Physics-Informed Deep Neural Networks for Learning Parameters and Constitutive Relationships in Subsurface Flow Problems

A. M. Tartakovsky, C. Ortiz Marrero, Paris Perdikaris, G. D. Tartakovsky, D. Barajas-Solano

Research output: Contribution to journalArticlepeer-review


We present a physics-informed deep neural network (DNN) method for estimating hydraulic conductivity in saturated and unsaturated flows governed by Darcy's law. For saturated flow, we approximate hydraulic conductivity and head with two DNNs and use Darcy's law in addition to measurements of hydraulic conductivity and head to train these DNNs. For unsaturated flow, we approximate unsaturated conductivity function and capillary pressure with DNNs and train these DNNs using measurements of capillary pressure and the Richards equation. Because it is difficult to measure unsaturated conductivity in the field, we assume that no measurements of unsaturated conductivity are available. The proposed approach enforces the partial differential equation (PDE) (Darcy or Richards equation) constraints by minimizing the PDE residual at select points in the simulation domain. We demonstrate that physics constraints increase the accuracy of DNN approximations of sparsely observed functions and allow for training DNNs when no direct measurements of the functions of interest are available. For the saturated conductivity estimation problem, we show that the physics-informed DNN method is more accurate than the state-of-the-art maximum a posteriori probability method. For the unsaturated flow in homogeneous porous media, we find that the proposed method can accurately estimate the pressure-conductivity relationship based on the capillary pressure measurements only, even in the presence of measurement noise.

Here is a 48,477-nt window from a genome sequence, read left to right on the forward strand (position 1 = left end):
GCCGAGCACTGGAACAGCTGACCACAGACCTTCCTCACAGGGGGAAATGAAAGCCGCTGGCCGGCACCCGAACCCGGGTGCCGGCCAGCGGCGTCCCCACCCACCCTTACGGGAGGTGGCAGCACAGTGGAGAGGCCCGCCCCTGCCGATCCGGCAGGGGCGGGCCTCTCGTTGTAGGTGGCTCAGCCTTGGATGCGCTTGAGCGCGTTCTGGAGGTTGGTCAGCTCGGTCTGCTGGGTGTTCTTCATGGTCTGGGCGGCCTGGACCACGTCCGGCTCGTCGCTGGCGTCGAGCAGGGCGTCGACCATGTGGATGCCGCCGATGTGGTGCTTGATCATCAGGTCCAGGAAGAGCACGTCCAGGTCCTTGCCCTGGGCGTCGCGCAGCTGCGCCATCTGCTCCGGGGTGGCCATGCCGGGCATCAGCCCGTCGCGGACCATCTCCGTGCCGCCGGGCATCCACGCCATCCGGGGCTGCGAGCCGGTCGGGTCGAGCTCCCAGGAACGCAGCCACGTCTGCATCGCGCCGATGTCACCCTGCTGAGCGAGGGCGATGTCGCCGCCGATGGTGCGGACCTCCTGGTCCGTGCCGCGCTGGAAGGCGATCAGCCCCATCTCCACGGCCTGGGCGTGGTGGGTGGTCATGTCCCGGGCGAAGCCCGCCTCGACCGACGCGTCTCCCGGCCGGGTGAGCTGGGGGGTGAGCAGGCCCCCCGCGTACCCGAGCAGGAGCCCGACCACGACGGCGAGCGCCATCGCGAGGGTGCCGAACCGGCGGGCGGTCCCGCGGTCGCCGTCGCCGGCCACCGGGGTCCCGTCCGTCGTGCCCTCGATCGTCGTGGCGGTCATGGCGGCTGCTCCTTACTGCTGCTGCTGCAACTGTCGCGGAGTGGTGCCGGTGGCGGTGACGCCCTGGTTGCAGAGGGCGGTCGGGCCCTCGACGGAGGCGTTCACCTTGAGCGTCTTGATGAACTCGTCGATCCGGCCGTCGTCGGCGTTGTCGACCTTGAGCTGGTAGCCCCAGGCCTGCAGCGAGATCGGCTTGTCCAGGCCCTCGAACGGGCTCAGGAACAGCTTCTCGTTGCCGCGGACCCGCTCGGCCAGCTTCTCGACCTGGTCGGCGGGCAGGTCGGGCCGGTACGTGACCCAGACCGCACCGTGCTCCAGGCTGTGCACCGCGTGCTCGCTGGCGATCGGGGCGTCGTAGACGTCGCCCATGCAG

Original languageEnglish (US)
Article numbere2019WR026731
JournalWater Resources Research
Issue number5
StatePublished - May 1 2020
Externally publishedYes


  • deep neural networks
  • learning constitutive relationships
  • MAP
  • parameter estimation
  • physics-informed machine learning
  • unsaturated flow

ASJC Scopus subject areas

  • Water Science and Technology


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